CNI VRF plug-in is a Technology Preview feature only. Technology Preview features are not supported with Red Hat production service level agreements (SLAs) and might not be functionally complete. Red Hat does not recommend using them in production. These features provide early access to upcoming product features, enabling customers to test functionality and provide feedback during the development process.

For more information about the support scope of Red Hat Technology Preview features, see https://access.redhat.com/support/offerings/techpreview/.

Assigning a secondary network to a VRF

As a cluster administrator, you can configure an additional network for your VRF domain by using the CNI VRF plug-in. The virtual network created by this plug-in is associated with a physical interface that you specify.

Creating an additional network attachment with the CNI VRF plug-in

The Cluster Network Operator (CNO) manages additional network definitions. When you specify an additional network to create, the CNO creates the NetworkAttachmentDefinition custom resource (CR) automatically.

Do not edit the NetworkAttachmentDefinition CRs that the Cluster Network Operator manages. Doing so might disrupt network traffic on your additional network.

Prerequisites
  • Install the OKD CLI (oc).

  • Log in to the OpenShift cluster as a user with cluster-admin privileges.

Procedure
  1. Create the CNO CR by running the following command:

    $ oc edit networks.operator.openshift.io cluster
  2. Extend the CR that you are creating by adding the rawCNIConfig configuration for the additional network, as in the example CR below. The following YAML configures the CNI VRF plug-in:

    apiVersion: operator.openshift.io/v1
    kind: Network
    metadata:
      name: cluster
      spec:
      additionalNetworks:
      - name: test-network-1
        namespace: test-1
        type: Raw
        rawCNIConfig: '{
          "cniVersion": "0.3.1",
          "name": "macvlan-vrf",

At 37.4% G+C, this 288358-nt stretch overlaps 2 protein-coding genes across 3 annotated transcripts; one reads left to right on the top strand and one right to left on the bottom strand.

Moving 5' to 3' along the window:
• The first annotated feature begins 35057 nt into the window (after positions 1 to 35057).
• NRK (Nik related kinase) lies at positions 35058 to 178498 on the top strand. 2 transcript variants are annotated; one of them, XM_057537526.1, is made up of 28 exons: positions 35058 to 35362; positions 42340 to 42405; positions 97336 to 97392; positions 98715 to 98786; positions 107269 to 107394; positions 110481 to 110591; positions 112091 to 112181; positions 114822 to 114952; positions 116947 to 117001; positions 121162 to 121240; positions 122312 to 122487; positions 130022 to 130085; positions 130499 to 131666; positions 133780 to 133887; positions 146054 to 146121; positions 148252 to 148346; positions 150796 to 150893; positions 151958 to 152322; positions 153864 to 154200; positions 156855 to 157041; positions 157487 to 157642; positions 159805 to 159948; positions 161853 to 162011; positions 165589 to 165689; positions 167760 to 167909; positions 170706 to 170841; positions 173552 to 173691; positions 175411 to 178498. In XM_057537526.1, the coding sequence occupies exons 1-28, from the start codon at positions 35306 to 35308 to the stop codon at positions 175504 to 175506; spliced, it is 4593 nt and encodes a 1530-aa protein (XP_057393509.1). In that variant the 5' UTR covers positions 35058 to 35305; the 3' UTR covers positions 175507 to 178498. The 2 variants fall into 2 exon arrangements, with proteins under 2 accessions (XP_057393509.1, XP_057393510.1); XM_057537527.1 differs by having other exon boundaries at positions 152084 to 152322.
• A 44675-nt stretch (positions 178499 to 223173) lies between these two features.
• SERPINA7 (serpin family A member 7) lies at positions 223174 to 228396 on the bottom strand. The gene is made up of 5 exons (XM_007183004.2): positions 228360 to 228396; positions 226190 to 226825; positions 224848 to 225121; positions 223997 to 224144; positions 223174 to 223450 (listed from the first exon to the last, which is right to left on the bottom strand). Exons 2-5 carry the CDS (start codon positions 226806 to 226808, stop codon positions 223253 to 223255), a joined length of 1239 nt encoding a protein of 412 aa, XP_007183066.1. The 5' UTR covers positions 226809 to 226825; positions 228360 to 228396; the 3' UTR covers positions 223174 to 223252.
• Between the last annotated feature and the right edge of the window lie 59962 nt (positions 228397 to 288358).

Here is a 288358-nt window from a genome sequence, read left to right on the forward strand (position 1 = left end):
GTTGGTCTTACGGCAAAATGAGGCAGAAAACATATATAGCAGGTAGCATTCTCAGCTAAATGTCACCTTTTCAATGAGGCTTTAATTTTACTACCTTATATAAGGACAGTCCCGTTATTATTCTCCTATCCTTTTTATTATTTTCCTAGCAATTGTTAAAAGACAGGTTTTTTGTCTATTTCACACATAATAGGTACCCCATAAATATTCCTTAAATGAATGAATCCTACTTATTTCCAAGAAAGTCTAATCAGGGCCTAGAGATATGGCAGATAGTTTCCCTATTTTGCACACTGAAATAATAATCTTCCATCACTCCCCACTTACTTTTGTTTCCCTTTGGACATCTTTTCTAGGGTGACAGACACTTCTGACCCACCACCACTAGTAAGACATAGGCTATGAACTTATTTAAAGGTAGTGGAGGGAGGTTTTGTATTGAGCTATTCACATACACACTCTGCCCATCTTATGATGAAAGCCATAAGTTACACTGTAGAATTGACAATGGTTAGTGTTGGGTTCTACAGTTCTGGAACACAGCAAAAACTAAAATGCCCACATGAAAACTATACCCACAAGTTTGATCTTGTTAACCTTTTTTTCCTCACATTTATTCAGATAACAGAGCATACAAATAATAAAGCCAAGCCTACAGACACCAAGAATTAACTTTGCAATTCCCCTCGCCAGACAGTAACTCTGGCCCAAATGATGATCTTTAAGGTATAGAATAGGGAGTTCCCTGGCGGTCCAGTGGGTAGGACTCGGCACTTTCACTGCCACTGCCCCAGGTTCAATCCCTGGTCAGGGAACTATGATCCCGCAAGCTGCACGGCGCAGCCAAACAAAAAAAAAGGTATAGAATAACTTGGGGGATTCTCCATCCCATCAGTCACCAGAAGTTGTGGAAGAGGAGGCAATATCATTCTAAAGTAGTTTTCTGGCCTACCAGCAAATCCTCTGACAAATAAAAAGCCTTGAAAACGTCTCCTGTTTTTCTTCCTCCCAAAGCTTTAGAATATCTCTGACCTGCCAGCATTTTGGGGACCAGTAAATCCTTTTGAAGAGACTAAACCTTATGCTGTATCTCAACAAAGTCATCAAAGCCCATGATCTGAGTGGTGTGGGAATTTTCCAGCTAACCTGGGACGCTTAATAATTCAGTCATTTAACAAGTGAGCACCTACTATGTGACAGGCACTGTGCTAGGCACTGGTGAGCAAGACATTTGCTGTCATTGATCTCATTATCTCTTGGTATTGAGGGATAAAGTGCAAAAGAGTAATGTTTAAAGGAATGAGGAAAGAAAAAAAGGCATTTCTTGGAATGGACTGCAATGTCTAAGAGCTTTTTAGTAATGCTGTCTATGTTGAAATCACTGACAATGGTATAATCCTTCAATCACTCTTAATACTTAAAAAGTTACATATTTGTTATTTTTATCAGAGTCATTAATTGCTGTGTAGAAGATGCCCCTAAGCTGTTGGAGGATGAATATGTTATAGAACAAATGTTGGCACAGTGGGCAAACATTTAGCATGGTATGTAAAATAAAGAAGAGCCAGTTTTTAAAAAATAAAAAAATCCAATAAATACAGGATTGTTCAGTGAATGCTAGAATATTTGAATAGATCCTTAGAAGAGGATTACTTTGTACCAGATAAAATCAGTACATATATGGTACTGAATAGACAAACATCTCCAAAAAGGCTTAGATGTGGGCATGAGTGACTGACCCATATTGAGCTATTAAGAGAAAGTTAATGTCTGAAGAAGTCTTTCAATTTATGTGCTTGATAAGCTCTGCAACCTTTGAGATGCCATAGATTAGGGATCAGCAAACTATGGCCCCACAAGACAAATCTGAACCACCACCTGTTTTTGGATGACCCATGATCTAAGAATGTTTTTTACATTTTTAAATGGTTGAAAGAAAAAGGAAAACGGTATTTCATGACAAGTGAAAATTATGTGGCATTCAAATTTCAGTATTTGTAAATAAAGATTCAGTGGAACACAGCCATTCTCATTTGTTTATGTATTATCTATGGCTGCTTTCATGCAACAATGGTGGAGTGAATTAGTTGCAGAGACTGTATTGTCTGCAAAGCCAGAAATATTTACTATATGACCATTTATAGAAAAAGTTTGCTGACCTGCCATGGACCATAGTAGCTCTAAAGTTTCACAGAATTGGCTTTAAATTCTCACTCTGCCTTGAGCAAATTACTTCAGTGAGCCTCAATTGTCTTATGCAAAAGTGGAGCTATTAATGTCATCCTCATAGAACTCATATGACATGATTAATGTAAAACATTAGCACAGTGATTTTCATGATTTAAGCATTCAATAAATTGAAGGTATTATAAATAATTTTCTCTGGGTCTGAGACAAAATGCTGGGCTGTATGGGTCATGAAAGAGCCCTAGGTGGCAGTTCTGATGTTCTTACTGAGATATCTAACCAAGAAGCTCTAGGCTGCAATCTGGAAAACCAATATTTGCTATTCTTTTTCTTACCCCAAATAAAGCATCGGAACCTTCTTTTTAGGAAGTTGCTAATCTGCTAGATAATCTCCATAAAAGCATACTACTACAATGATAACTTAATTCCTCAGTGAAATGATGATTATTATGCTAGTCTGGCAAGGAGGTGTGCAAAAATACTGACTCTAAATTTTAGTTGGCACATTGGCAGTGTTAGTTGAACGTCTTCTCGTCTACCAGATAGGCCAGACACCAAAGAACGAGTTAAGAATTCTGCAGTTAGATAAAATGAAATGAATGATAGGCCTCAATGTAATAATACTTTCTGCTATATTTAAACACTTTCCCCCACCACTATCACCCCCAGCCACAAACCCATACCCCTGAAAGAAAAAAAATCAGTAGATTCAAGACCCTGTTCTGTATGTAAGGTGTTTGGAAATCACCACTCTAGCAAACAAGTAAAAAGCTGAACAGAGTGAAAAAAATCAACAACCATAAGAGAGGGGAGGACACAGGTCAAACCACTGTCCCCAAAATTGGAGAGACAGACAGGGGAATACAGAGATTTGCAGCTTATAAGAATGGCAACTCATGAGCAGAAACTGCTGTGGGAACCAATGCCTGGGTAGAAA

"plugins": [  (1)
          {
            "type": "macvlan",  (2)
            "master": "eth1",
            "ipam": {
                "type": "static",
                "addresses": [
                {
                    "address": "191.168.1.23/24"
                }
                ]
            }
          },
          {
            "type": "vrf",
            "vrfname": "example-vrf-name",  (3)
            "table": 1001   (4)
          }]
        }'
    1 plugins must be a list. The first item in the list must be secondary network underpinning the VRF network. The second item in the list is the VRF plugin configuration.
    2 type must be set to vrf.
    3 vrfname is the name of the VRF that the interface is assigned to. If it does not exist in the pod, it is created.
    4 table is the routing table ID. Optional. By default, the tableid parameter is used. If it is not specified, the CNI assigns a free routing table ID to the VRF.

    VRF will function correctly only when the resource is of type netdevice.

  3. Save your changes and quit the text editor to commit your changes.

  4. Confirm that the CNO created the NetworkAttachmentDefinition CR by running the following command. Replace <namespace> with the namespace that you specified when configuring the network attachment. There might be a delay before the CNO creates the CR.

    $ oc get network-attachment-definitions -n <namespace>
    Example output
    NAME                       AGE
    additional-network-1       14m
Verifying that the additional VRF network attachment is successful

To verify that the VRF CNI is correctly configured and the additional network attachment is attached, do the following:

  1. Create a network that uses the VRF CNI.

  2. Assign the network to a pod.

  3. Verify that the pod network attachment is connected to the VRF additional network. SSH into the pod and run the following command:

    $ ip vrf show
    Example output
    Name              Table
    -----------------------
    red                 10
  4. Confirm the VRF interface is master of the secondary interface:

    $ ip link
    Example output
    5: net1: <BROADCAST,MULTICAST,UP,LOWER_UP> mtu 1500 qdisc noqueue master red state UP mode